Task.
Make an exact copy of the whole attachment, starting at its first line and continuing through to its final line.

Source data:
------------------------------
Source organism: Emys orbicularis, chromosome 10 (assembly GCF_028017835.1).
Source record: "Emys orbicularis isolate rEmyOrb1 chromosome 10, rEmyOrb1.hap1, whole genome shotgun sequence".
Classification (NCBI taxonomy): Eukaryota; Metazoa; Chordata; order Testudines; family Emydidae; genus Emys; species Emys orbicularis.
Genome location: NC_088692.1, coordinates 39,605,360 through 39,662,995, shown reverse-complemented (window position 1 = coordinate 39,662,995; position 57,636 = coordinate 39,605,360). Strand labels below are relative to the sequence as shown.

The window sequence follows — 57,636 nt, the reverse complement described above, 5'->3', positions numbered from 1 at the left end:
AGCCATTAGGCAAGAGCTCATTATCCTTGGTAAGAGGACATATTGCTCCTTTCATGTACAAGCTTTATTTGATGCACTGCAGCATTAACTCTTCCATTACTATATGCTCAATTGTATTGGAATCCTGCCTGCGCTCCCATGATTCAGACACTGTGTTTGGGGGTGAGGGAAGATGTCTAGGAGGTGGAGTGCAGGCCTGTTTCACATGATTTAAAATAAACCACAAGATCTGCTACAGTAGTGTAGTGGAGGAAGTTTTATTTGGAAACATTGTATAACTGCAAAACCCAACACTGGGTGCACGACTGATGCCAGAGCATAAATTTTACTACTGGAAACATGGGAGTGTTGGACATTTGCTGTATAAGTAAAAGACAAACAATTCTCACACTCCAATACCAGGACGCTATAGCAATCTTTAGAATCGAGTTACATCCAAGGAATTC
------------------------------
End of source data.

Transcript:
Source organism: Emys orbicularis, chromosome 10 (assembly GCF_028017835.1).
Source record: "Emys orbicularis isolate rEmyOrb1 chromosome 10, rEmyOrb1.hap1, whole genome shotgun sequence".
Classification (NCBI taxonomy): Eukaryota; Metazoa; Chordata; order Testudines; family Emydidae; genus Emys; species Emys orbicularis.
Genome location: NC_088692.1, coordinates 39,605,360 through 39,662,995, shown reverse-complemented (window position 1 = coordinate 39,662,995; position 57,636 = coordinate 39,605,360). Strand labels below are relative to the sequence as shown.

The window sequence follows — 57,636 nt, the reverse complement described above, 5'->3', positions numbered from 1 at the left end:
AGCCATTAGGCAAGAGCTCATTATCCTTGGTAAGAGGACATATTGCTCCTTTCATGTACAAGCTTTATTTGATGCACTGCAGCATTAACTCTTCCATTACTATATGCTCAATTGTATTGGAATCCTGCCTGCGCTCCCATGATTCAGACACTGTGTTTGGGGGTGAGGGAAGATGTCTAGGAGGTGGAGTGCAGGCCTGTTTCACATGATTTAAAATAAACCACAAGATCTGCTACAGTAGTGTAGTGGAGGAAGTTTTATTTGGAAACATTGTATAACTGCAAAACCCAACACTGGGTGCACGACTGATGCCAGAGCATAAATTTTACTACTGGAAACATGGGAGTGTTGGACATTTGCTGTATAAGTAAAAGACAAACAATTCTCACACTCCAATACCAGGACGCTATAGCAATCTTTAGAATCGAGTTACATCCAAGGAATTC